5yz Negative Completion
        x2z Connections
        xy2 Extended Port Failure - unknown network protocol

    The text portion of the response MUST indicate which network
    protocols the server does support.  If the network protocol is
    unsupported, the format of the response string MUST be:

        <text stating that the network protocol is unsupported> \
            (prot1,prot2,...,protn)

    In this document, any text enclosed within "<>" is informational
    text that can be written in any language.  In the above case, the
    text SHOULD indicate that the network protocol in the EPRT command
    is not supported by the server.  Two example response strings
    follow:

        Supported network protocols (IP6)

        Supported network protocols (IP4,IP6)

3.  The EPSV Command

    The EPSV command requests that a server listen on a data port and
    wait for a connection.  The EPSV command takes an optional

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    argument.  The response to this command includes all
    information needed to setup a connection using the EPRT command.
    The response code for entering passive mode using an extended
    address MUST be 229.  The interpretation of this code, according to
    [PR85] is:

        2yz Positive Completion
        x2z Connections
        xy9 Extended Passive Mode Entered

    The text returned in response to the EPSV command MUST be:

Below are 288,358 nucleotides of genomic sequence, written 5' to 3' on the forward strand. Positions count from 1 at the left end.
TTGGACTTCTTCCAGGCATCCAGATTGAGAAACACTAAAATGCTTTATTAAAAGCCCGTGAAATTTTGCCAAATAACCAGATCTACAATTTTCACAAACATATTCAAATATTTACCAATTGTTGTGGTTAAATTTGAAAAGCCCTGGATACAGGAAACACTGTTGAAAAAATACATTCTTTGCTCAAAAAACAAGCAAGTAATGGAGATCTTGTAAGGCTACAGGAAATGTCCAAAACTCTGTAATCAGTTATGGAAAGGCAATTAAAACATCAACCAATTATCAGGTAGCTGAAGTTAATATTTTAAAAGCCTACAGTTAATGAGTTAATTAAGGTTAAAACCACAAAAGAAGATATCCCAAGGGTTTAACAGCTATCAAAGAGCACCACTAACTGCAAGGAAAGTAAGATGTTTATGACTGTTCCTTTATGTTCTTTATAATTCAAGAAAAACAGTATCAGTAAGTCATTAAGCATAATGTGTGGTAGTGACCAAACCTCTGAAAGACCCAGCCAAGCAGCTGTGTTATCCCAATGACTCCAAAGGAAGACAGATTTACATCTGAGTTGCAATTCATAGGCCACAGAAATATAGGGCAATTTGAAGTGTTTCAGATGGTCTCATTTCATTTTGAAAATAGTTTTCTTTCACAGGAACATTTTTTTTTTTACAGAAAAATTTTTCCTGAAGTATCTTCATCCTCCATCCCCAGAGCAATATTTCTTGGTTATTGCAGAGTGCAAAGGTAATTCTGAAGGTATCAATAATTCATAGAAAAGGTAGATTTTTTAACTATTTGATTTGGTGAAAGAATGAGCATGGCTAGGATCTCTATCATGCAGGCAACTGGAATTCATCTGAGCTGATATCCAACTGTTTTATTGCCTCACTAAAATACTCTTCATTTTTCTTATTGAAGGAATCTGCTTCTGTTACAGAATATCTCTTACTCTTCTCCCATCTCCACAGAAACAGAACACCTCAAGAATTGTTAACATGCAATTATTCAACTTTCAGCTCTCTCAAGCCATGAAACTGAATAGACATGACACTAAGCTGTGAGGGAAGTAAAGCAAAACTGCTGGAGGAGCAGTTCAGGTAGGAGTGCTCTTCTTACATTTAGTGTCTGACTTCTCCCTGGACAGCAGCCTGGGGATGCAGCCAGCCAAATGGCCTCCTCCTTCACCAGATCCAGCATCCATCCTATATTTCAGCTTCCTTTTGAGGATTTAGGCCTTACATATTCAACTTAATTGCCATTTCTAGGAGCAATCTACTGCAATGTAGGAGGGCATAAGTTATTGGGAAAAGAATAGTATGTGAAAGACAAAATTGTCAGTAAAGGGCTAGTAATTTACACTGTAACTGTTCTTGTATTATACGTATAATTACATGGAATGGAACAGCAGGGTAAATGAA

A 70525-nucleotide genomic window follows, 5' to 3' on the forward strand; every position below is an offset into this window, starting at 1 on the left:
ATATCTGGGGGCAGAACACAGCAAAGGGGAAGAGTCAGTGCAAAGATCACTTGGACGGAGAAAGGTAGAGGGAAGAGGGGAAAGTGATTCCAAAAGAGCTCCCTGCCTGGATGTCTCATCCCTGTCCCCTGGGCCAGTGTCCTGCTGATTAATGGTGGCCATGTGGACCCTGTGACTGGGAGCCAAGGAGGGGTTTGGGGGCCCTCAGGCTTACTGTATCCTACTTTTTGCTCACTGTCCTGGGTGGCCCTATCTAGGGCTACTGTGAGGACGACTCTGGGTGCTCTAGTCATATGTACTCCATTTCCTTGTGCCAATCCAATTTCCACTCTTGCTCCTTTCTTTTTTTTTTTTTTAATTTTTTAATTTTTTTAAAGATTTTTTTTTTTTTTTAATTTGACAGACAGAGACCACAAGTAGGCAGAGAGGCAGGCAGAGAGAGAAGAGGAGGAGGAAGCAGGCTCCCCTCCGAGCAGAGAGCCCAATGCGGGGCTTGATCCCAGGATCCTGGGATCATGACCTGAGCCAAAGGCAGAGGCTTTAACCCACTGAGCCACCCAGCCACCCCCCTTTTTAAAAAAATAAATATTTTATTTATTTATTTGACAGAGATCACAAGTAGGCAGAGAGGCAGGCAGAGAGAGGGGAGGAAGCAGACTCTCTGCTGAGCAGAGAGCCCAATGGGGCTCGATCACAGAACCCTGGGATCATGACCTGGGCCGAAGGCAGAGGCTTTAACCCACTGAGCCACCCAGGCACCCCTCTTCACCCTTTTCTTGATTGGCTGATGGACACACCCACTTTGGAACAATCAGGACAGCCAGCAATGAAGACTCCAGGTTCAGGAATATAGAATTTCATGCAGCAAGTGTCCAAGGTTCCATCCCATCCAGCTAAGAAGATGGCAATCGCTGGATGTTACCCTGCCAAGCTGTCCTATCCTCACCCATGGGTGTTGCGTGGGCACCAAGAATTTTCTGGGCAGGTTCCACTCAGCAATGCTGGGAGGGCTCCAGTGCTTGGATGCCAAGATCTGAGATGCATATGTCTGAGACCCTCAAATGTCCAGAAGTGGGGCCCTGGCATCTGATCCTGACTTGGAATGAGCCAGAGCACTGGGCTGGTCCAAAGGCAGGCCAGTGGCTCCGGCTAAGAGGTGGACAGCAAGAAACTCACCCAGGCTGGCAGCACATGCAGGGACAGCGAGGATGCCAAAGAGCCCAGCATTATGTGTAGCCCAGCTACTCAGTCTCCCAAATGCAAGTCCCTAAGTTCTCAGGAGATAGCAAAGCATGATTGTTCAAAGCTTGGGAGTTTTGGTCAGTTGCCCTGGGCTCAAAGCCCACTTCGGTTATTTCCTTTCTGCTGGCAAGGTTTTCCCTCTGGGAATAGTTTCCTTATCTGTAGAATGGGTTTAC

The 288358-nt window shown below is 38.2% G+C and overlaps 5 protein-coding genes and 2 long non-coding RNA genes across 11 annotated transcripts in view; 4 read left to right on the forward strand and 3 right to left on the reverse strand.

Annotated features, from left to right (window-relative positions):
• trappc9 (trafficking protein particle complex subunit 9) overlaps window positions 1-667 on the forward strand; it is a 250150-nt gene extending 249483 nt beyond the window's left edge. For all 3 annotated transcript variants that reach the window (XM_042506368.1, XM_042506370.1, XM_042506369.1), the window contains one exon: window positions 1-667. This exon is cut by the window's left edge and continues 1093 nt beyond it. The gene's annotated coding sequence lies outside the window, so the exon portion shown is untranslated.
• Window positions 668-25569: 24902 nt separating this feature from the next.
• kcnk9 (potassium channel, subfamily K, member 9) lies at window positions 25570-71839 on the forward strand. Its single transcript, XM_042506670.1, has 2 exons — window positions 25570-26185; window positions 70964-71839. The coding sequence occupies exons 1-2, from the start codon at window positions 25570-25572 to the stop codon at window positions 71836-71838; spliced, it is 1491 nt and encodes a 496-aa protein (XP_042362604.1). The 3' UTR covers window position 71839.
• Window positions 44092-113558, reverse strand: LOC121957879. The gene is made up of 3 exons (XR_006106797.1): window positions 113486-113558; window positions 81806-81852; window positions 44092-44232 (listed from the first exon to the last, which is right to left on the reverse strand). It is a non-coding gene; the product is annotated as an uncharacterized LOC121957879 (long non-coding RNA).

<text indicating server is entering extended passive mode> \
            (<d><net-prt><d><net-addr><d><TCP-port><d>)

    The portion of the string enclosed in parentheses MUST be the exact
    string needed by the EPRT command to open the data connection, as
    specified above.  As with the EPRT command, the first two fields in
    the EPSV response are optional.  Similar to the EPRT commands, when
    left blank these fields default to the values used for the control
    connection.  An example response string follows:

        Entering Extended Passive Mode (|IP4|132.235.1.2|6446|)

    The standard negative error codes 500 and 501 are sufficient to
    handle all errors involving the EPSV command (e.g., syntax errors).

    When the EPSV command is issued with no argument, the server will
    choose the network protocol for the data connection.  However, since
    it is possible for the server to return an unsupported protocol in
    the EPSV response, the client needs to be able to request a specific
    protocol.  If the server returns a protocol that the client does not
    support, the client will not be able to open a data connection to
    the server.  In this situation, the client MUST issue an ABOR
    (abort) command to allow the server to close down the listening